More information (pdf)

Summer school

Nationalism, Religion and Violence in Europe

June 23–July 4, 2014

Charles University, Prague

Deadline: April 25, 2014

More information (pdf)

“Matter(s) of relations: current analyses of Pacific rituals”

April 7–8, 2014

Aix-Marseille Université, Marseille

More information (pdf)


Fully funded PhD position: “Religion in China”

University of Groningen

Deadline: May 2, 2014

More information

Fully funded PhD scholarships

Interuniversity Center for Social Science: University of Utrecht, University of Groningen, University of Nijmegen

Deadline: April 22, 2014

More information


The Society for the Scientific Study of Religion Student Travel Awards

Deadline: March 31, 2014

More information (pdf)

New publications

Religion and Society, Volume 4: Ends and Beginnings

Publisher: Berghahn Journals

More information

Kocku von Stuckrad, The Scientification of Religion: An Historical Study of Discursive Change, 1800-2000

Publisher: De Gruyter

Type/genre: Monograph

Language: English

More information

“Getting out there” with your research

“Getting out there” with your research

Dr Charlotte Mathieson is an Associate Fellow in the Department of English and Comparative Literary Studies at the University of Warwick, and also works as an Early Career Researcher Project Office in the Wolfson Research Exchange. She blogs about her research and edits Researcher Life: the Early Career Researcher Experience, where this post first appeared.

This post offers tips and advice for disseminating your research to a wider audience, beyond traditional academic mediums such as journals. This is based entirely on my own recent experience; as a Dickens scholar, the bicentenary celebrations brought about a number of opportunities and activities to talk about my research. This began with an invitation to contribute to the University’s Celebrating Dickens project, for which I recorded two podcasts and wrote a guest blog; in turn, the University’s Knowledge Centre published two related features on my work, I had a guest blog posted on another website, and a radio appearance to talk about Dickens’s local connections.

A lot of this was down to luck: it was a happy coincidence that Dickens’s 200th birthday fell not long after I’ve finished my PhD, when I had the time and incentive to focus on activities that will help to raise my profile. But along the way I have been picking up a few tips for how to get, and make the most of, opportunities to “get out there” with your research:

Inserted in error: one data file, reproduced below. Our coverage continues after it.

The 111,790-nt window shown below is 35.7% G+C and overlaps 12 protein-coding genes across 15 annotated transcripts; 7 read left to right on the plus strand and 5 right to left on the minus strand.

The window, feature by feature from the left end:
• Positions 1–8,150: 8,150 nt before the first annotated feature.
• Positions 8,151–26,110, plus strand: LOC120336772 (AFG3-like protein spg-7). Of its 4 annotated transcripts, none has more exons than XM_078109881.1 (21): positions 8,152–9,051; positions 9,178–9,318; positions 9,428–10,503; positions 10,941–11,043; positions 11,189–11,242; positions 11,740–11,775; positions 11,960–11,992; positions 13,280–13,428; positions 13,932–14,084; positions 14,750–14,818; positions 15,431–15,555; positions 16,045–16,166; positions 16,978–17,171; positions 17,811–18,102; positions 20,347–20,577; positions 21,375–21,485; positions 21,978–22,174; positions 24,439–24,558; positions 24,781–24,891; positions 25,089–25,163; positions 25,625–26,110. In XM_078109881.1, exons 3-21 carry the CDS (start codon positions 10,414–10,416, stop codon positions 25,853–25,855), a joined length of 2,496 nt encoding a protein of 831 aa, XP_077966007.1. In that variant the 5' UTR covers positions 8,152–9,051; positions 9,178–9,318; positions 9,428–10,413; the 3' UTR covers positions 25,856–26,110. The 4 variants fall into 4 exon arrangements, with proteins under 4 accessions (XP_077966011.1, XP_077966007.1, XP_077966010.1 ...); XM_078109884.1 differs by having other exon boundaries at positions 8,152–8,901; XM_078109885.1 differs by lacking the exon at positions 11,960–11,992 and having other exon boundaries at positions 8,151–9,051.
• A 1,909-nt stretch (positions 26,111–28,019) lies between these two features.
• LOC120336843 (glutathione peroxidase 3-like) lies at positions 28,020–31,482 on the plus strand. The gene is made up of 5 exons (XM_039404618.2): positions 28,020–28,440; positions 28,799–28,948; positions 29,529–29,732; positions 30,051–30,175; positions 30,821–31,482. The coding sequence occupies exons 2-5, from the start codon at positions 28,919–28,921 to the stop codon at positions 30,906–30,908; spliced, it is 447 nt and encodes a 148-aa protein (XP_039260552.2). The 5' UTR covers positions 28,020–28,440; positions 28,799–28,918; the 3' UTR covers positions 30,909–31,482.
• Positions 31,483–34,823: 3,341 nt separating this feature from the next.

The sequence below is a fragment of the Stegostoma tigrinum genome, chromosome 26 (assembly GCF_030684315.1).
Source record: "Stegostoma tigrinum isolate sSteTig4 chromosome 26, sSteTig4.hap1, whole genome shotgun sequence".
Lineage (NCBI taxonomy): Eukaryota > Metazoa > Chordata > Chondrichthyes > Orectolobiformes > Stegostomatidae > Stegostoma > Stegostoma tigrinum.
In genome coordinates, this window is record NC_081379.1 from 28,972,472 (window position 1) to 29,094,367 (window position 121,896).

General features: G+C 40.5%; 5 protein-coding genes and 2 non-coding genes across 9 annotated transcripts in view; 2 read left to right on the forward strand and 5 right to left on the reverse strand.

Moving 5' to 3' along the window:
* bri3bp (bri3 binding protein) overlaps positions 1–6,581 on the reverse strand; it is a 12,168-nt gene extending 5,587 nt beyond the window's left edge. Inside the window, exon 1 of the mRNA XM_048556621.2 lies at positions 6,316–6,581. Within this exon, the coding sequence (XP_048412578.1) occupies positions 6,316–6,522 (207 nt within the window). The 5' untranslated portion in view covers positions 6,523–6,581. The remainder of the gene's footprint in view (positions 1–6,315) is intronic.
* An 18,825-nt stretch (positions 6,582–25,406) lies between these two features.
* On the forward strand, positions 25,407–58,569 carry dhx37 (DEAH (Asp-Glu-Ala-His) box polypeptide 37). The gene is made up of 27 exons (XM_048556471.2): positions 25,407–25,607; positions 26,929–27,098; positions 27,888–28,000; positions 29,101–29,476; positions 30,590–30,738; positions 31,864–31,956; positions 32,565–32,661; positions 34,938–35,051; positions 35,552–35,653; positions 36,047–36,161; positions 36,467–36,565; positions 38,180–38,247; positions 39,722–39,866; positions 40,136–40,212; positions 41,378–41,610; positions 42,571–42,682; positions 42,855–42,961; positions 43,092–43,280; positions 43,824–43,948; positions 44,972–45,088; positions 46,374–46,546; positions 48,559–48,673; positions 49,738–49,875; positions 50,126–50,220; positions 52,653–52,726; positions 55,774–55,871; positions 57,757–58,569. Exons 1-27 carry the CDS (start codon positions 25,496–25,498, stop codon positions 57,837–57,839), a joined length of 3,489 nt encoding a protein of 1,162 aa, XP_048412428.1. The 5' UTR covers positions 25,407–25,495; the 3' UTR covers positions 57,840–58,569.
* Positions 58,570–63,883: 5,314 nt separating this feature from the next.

1. Think ahead, and focus on areas of your research that have the future potential to attract wider attention. Whilst not everyone can have a handy bicentenary (or similar) to get involved in, this hasn’t all been luck on my part: my PhD was on a number of nineteenth-century authors but I made a strategic decision last year to focus on Dickens for a while as I knew the bicentenary was approaching. See what’s coming up in your field.
  2. Move out of your comfort zone; the prospect of recording or talking on the radio isn’t everyone’s cup of tea, but challenging yourself is the only way to extend your skills. Grab every opportunity regardless of whether you feel confident or capable; with practice, you’ll feel both.
  3. Find out what’s out there: are there any blogs or websites at your University or in your field that you could contribute to as a guest blogger or article? At Warwick, for example, we have the Knowledge Centre. Get to know the venues available and how you might use them.
  4. Put yourself forward; if you see an opportunity that you might be relevant for, send a speculative enquiry even if you’re not sure. If you don’t ask you don’t get, and even if you’re not quite right for one opportunity it might be that you’re remembered for something else in the future.
  5. Your comms or press office are very useful people to be in touch with: they might be able to offer help in getting your work into the media, or have training opportunities around public engagement. Get in touch and see if you can find out more; once they know your specialism you can become a useful go-to person for any relevant press enquiries.
  6. Raise your own profile: get on Twitter and get a blog – the combination of these is an effective way to increase your own publicity. Having a blog means you can publish all your activity in one place, and Twitter is an invaluable way of getting a wider following for your work.
  7. Use your eportfolio or webpage: create a “latest news” section on your front page to pull together all your activity, and keep it updated regularly.
  8. Use your initiative: if there’s nothing relevant to contribute to, why not start your own project? Inspired by the Dickens interest but aware that it might soon die down, I’m already thinking of other ways in which I could create wider engagement opportunities out of my work. Take a look at other projects at your university/ in your field to get inspiration, or see if your university has dedicated Impact support.

Whilst establishing wider engagement activities might initially seem daunting to PhD/early career researchers, once you get going it becomes easier to sustain and feel more confident about seeking other opportunities. Impact is an important issue in academia right now with the upcoming REF and is likely to only continue increasing in importance, so it’s worth getting started early in your career on projects that have an impact beyond the sphere of academia.